Iconic literature

My copy is missing a dust cover.

I don’t know about you but I have a thing for second-hand bookstores. It’s the smell you see, the whiff of musty, dusty, literary treasures. I’d love to have a collection of antique books but let’s face it, the price you pay for bevelled, ribbed, gold leafed, finely printed, quality paged books is far beyond what I can afford, and so I’ve kind of made a hobby out of trawling second-hand bookstores, seeking out discarded treasures at bargain prices.

Doing what I do a few months ago I came across a 1954 print of The Water Babies and Selected Poems, published by Collins. It’s a beautiful A5’ish hardcover in fine condition and was a steal for only R20.00 (±$3.00). When I saw the title on the shelf I remembered that my mother had told me she read it to me as a child but truthfully I have no memory of stepping through this telling tale which is an entry on my 1001 must read list.

The opening lines were penned by Wordsworth and sang across time capturing me from the outset:

I heard a thousand blended notes,
While in a groove I sat reclined;
In that sweet mood when pleasant thoughts,
Bring sad thoughts to the mind.

To her fair works did Nature link
The human soul that through me ran;
And much it grieve my heart to think,
What man has made of man.

The story is of a boy named Tom, a chimney sweep living in England before the dawn of the 20th century. I haven’t yet read commentary on the book but so far I’m picking up that it’s decrying the social evils of it’s day. There are very clear distinctions drawn between the rich and the poor and working class Tom is portrayed as an underage, underpaid wretch. So far there have been enough hints in the message to indicate that a Christian theme will be weaved throughout the yarn.

The style is flowery and picturesque, full of metaphor and rich in imagery, the kind that captures the imagination of young children… and me. It’s kind of like The Hobbit set in a Mary Poppins world.

This crucifix adorns the East facing wall of a small church in Israel which commemorates Jesus raising Lazarus from the dead. Click to enlarge.

Page 33 got me thinking, Tom stumbles into a room in a large country house where a painting is hanging. The painting is of Jesus Christ, crucified. I guess crucifixes and images of Christ have always made me think.

Maybe I should explain: I’ve had an aversion to imagery for a while. A few years ago I went to Israel. Now Israel is a country of religiousocity, the Catholic and the Greek Orthodox churches are decadently draped, jeweled and adorned with all manner of gold inlaid icons and almost every alter is ornamented with an over the top crucifix. Much of it is so kitsch as to be laughable but some of it is just sad.

Memory fades but I’m fairly sure that the statue of Mary on the Southern alter was larger than either of the other two crucifixes of Christ. Oh gosh, like that even matters! Click to enlarge.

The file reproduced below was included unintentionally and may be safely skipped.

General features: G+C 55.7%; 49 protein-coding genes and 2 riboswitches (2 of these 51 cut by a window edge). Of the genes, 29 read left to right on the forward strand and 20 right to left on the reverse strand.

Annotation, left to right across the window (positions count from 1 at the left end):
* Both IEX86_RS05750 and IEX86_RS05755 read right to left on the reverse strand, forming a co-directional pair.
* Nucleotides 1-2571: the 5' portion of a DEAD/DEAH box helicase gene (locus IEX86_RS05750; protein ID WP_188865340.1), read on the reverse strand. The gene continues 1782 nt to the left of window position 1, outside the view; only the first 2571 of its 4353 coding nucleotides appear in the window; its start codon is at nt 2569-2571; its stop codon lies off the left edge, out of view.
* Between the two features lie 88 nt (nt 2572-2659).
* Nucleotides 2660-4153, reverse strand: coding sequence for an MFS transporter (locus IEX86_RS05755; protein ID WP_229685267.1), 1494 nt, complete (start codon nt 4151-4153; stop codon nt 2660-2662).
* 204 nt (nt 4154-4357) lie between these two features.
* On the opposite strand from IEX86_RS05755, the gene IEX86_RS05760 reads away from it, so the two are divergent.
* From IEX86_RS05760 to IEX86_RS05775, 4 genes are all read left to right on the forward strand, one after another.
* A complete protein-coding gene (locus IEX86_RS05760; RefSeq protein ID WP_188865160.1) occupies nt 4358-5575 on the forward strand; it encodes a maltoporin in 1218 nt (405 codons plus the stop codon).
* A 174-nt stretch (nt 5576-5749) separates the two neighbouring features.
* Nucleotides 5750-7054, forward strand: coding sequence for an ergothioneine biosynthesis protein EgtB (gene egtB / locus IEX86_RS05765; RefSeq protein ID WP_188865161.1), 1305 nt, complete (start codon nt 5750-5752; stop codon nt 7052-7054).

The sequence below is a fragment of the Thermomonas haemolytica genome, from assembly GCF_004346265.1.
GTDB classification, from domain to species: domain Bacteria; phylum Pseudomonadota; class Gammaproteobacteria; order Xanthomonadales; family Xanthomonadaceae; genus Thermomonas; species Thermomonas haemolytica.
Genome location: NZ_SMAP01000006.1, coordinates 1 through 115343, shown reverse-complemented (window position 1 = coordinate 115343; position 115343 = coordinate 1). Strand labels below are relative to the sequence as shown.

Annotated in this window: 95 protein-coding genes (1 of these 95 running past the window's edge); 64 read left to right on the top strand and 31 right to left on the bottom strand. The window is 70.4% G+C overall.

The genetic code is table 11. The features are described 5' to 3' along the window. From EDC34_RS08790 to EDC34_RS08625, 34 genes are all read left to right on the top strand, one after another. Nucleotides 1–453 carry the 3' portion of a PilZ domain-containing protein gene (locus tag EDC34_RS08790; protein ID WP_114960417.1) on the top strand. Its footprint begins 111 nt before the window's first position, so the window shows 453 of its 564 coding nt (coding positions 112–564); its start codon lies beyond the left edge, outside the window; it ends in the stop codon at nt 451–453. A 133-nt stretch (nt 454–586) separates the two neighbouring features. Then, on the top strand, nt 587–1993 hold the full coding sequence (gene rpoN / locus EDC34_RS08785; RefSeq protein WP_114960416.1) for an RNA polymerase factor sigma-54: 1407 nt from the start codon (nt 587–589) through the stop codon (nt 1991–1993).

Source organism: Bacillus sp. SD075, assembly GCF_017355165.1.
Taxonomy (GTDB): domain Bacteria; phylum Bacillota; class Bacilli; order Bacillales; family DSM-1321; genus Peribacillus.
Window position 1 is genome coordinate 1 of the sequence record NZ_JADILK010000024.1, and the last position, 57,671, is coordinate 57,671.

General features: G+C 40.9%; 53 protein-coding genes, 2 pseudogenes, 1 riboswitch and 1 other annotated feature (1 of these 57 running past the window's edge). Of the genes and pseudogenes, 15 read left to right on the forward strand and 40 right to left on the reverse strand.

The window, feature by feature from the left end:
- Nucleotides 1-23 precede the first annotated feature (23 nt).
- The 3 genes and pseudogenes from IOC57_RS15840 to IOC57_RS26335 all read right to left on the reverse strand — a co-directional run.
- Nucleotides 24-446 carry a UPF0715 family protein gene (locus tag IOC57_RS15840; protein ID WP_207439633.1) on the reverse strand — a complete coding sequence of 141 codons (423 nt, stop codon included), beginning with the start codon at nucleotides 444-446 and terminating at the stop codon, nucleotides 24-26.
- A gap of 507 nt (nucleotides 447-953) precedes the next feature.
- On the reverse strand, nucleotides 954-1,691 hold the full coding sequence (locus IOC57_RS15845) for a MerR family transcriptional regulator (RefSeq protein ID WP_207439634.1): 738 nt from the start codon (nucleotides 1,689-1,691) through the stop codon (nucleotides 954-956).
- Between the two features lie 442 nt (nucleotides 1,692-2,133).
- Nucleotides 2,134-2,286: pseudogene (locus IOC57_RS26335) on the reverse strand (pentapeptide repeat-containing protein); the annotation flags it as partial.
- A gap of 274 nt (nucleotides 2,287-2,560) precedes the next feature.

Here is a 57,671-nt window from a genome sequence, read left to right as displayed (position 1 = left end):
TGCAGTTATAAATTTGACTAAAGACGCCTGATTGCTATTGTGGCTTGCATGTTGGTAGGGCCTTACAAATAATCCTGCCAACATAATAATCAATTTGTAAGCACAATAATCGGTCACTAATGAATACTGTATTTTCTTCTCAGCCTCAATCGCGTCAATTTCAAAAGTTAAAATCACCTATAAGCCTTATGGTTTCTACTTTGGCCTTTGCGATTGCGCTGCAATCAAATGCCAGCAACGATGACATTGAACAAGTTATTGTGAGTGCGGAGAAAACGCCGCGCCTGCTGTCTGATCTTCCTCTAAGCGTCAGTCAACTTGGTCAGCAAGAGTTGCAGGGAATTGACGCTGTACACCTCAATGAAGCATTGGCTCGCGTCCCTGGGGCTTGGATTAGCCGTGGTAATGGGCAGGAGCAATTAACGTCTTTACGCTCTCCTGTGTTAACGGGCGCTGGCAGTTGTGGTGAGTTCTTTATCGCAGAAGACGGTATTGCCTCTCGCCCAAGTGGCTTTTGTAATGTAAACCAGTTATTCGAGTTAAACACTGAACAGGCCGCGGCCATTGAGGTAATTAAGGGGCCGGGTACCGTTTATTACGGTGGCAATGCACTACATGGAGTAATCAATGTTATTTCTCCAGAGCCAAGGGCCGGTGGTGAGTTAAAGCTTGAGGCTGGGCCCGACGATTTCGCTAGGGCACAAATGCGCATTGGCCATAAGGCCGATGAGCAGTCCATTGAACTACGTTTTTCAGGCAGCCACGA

I can distinctly remember entering the Catholic church which commemorates Jesus raising Lazarus from the dead. There were three marble alters in the church, one on the North, one on the South and one on the East facing walls. Two of the alters had very large crucifixes on them and the third had an even larger statue of Mary on it. I can remember feeling quite repulsed and had to walk out the church. Much of the religious experience that the “Holy Land” has to offer is very foreign to the faith I hold dear.

For right or wrong the second commandment always comes to mind when I think of statues, icons and crucifixes. Exodus 20:4 – 5a reads:

4 You shall not make for yourself a carved image, or any likeness of anything that is in heaven above, or that is in the earth beneath, or that is in the water under the earth. 5 You shall not bow down to them or serve them…”

I hardly spent a cent while I was in Israel. I bought a key ring or two and few T-shirts for myself, Silver Jerusalem Cross necklaces from St Peter in Gallicantu for each of my daughters and some AHAVA facial stuff for Liezl while at Masada but none of the usual trappings. The funny part is that the only thing I secretly wanted to buy but decided against was an exquisitely beautiful icon displayed in a specialist store in Old City Jerusalem which was about 100 years old and went for a pretty penny. It was gold inlaid and finely crafted but battered just enough to give away it’s age. I guess, going through my head at the time, was the question, if I bought it back home and displayed it on the mantelpiece, would people think of it as art or an idol.

More information on idolitary? Click here.

Was I fearing man or fearing God? What do you think of icons, contemplative beauty or graven image?

This is a review of the first chapter of The Water Babies. As so often happens with first chapters there is a second. To find it click here.


2 thoughts on “Iconic literature

  1. Yet you put pictures in your blog…

    And I’ve noticed that many Muslims have cameras, and they are sold in the duty-free shops in airports in Muslim countries.

    Isn’t art for art’s sake more idolatrous than art for God’s sake?

    See Ikons or idols.

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